Just half a cup of broccoli a day can help older people avoid being hospitalised for a fall, new research from Edith Cowan University (ECU) has found.
Researchers from the School of Medical and Health Sciences studied the diets of a group of older Western Australian women above the age of 70 and tracked falls over 15 years.
They found that those who ate at least one serve of cruciferous vegetables – such as Brussels sprouts, cauliflower, cabbage or broccoli – each day had a significantly lower risk of having a fall that required hospitalisation.
Falls Raise Health Costs
Lead researcher Dr Marc Sim said suffering an injurious fall can have a significant impact on an individual’s quality of life.“On top of the physical impact, suffering a fall has been linked to a reduced participation in social and physical activities due to a fear of falling again,” Dr Sim said.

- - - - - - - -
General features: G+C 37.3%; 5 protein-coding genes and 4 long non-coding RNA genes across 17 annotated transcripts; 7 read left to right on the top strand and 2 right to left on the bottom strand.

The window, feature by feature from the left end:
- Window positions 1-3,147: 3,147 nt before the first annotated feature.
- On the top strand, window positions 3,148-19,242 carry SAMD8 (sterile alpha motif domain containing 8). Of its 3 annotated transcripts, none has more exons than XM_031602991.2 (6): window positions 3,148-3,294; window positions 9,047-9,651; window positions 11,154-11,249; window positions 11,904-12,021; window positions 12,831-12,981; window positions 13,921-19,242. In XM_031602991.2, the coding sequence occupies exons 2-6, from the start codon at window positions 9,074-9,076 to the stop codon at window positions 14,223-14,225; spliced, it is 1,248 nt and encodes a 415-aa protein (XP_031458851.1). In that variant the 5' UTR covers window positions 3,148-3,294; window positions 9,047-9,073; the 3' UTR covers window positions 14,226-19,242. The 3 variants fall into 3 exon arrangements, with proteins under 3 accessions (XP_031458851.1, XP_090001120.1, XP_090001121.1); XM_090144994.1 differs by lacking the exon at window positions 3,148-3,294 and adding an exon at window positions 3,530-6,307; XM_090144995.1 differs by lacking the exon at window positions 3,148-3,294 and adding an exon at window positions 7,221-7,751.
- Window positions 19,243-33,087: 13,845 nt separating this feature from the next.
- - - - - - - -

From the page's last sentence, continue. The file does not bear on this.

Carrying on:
“Additionally, falls are the leading cause of injury-related hospitalisations in people aged over 65, which is projected to cost the health system approximately $789 million per year by 2021.”
Dr Sim said this is why it was vital to investigate new ways to prevent people from falling.“We wanted to find out what factors could help prevent people from falling to allow them to maintain their quality of life well into old age,” he said.
Cruciferous Vegetables Best of a Good Bunch
The research found that higher overall vegetable consumption was associated with a lower risk of falls requiring hospitalisation.
And eating cruciferous vegetables provided the greatest benefit.
“We also found that higher overall vegetable consumption was associated with better muscle strength and physical function in our participants, which we suspect is one of the ways they reduce the risk of falling,” Dr Sim said. “What we are now interested in investigating further is why cruciferous vegetables in particular seem to be so good at preventing these falls.”
‘Vegetable and fruit intake and injurious falls risk in older women: a prospective cohort study’ was recently published in the British Journal of Nutrition.